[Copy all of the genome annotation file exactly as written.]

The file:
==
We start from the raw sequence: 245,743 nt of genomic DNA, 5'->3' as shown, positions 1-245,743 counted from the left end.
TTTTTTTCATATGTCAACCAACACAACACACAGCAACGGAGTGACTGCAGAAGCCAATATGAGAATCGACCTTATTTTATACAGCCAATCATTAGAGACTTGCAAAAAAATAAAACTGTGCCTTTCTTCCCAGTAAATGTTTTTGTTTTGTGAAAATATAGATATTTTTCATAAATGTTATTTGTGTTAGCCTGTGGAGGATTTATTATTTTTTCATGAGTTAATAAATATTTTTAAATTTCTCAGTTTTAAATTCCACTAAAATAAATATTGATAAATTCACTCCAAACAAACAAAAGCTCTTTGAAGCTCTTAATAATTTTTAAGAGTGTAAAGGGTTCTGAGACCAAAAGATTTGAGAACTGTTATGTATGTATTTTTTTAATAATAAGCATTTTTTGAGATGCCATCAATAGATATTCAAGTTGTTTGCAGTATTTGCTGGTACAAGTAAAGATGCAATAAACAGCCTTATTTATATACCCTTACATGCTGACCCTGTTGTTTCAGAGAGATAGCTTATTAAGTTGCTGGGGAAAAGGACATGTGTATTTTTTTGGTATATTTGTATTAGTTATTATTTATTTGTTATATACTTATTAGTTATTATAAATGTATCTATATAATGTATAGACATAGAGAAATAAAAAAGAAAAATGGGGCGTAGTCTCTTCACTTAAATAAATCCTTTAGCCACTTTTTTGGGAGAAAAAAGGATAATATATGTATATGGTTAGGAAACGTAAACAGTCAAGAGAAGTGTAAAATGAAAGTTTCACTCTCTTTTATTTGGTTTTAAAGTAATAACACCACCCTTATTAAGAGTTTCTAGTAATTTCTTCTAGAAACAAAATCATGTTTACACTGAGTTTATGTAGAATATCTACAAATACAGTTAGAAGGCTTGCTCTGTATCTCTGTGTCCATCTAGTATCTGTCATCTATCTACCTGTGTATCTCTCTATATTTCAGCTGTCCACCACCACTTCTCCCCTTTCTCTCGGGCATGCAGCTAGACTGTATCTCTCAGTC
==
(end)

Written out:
We start from the raw sequence: 245,743 nt of genomic DNA, 5'->3' as shown, positions 1-245,743 counted from the left end.
TTTTTTTCATATGTCAACCAACACAACACACAGCAACGGAGTGACTGCAGAAGCCAATATGAGAATCGACCTTATTTTATACAGCCAATCATTAGAGACTTGCAAAAAAATAAAACTGTGCCTTTCTTCCCAGTAAATGTTTTTGTTTTGTGAAAATATAGATATTTTTCATAAATGTTATTTGTGTTAGCCTGTGGAGGATTTATTATTTTTTCATGAGTTAATAAATATTTTTAAATTTCTCAGTTTTAAATTCCACTAAAATAAATATTGATAAATTCACTCCAAACAAACAAAAGCTCTTTGAAGCTCTTAATAATTTTTAAGAGTGTAAAGGGTTCTGAGACCAAAAGATTTGAGAACTGTTATGTATGTATTTTTTTAATAATAAGCATTTTTTGAGATGCCATCAATAGATATTCAAGTTGTTTGCAGTATTTGCTGGTACAAGTAAAGATGCAATAAACAGCCTTATTTATATACCCTTACATGCTGACCCTGTTGTTTCAGAGAGATAGCTTATTAAGTTGCTGGGGAAAAGGACATGTGTATTTTTTTGGTATATTTGTATTAGTTATTATTTATTTGTTATATACTTATTAGTTATTATAAATGTATCTATATAATGTATAGACATAGAGAAATAAAAAAGAAAAATGGGGCGTAGTCTCTTCACTTAAATAAATCCTTTAGCCACTTTTTTGGGAGAAAAAAGGATAATATATGTATATGGTTAGGAAACGTAAACAGTCAAGAGAAGTGTAAAATGAAAGTTTCACTCTCTTTTATTTGGTTTTAAAGTAATAACACCACCCTTATTAAGAGTTTCTAGTAATTTCTTCTAGAAACAAAATCATGTTTACACTGAGTTTATGTAGAATATCTACAAATACAGTTAGAAGGCTTGCTCTGTATCTCTGTGTCCATCTAGTATCTGTCATCTATCTACCTGTGTATCTCTCTATATTTCAGCTGTCCACCACCACTTCTCCCCTTTCTCTCGGGCATGCAGCTAGACTGTATCTCTCAGTC